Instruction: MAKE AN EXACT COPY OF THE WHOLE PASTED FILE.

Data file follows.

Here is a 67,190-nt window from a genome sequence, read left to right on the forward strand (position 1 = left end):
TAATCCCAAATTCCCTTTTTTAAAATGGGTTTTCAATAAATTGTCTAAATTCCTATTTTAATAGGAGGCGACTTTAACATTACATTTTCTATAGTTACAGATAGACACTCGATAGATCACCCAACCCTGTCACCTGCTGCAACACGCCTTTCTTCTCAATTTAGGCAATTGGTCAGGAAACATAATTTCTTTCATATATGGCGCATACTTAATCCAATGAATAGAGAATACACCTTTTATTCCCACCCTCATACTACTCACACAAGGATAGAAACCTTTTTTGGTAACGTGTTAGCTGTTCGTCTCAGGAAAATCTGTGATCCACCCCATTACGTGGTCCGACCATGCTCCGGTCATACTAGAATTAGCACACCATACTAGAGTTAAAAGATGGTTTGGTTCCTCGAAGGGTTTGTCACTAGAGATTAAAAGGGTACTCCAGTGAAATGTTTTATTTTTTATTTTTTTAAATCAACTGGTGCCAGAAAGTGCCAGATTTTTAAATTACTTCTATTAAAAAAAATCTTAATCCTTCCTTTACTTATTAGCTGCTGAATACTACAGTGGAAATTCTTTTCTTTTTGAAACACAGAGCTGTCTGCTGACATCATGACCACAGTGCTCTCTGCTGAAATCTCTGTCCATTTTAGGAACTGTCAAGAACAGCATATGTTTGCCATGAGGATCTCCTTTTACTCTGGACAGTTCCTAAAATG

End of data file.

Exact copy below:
Here is a 67,190-nt window from a genome sequence, read left to right on the forward strand (position 1 = left end):
TAATCCCAAATTCCCTTTTTTAAAATGGGTTTTCAATAAATTGTCTAAATTCCTATTTTAATAGGAGGCGACTTTAACATTACATTTTCTATAGTTACAGATAGACACTCGATAGATCACCCAACCCTGTCACCTGCTGCAACACGCCTTTCTTCTCAATTTAGGCAATTGGTCAGGAAACATAATTTCTTTCATATATGGCGCATACTTAATCCAATGAATAGAGAATACACCTTTTATTCCCACCCTCATACTACTCACACAAGGATAGAAACCTTTTTTGGTAACGTGTTAGCTGTTCGTCTCAGGAAAATCTGTGATCCACCCCATTACGTGGTCCGACCATGCTCCGGTCATACTAGAATTAGCACACCATACTAGAGTTAAAAGATGGTTTGGTTCCTCGAAGGGTTTGTCACTAGAGATTAAAAGGGTACTCCAGTGAAATGTTTTATTTTTTATTTTTTTAAATCAACTGGTGCCAGAAAGTGCCAGATTTTTAAATTACTTCTATTAAAAAAAATCTTAATCCTTCCTTTACTTATTAGCTGCTGAATACTACAGTGGAAATTCTTTTCTTTTTGAAACACAGAGCTGTCTGCTGACATCATGACCACAGTGCTCTCTGCTGAAATCTCTGTCCATTTTAGGAACTGTCAAGAACAGCATATGTTTGCCATGAGGATCTCCTTTTACTCTGGACAGTTCCTAAAATG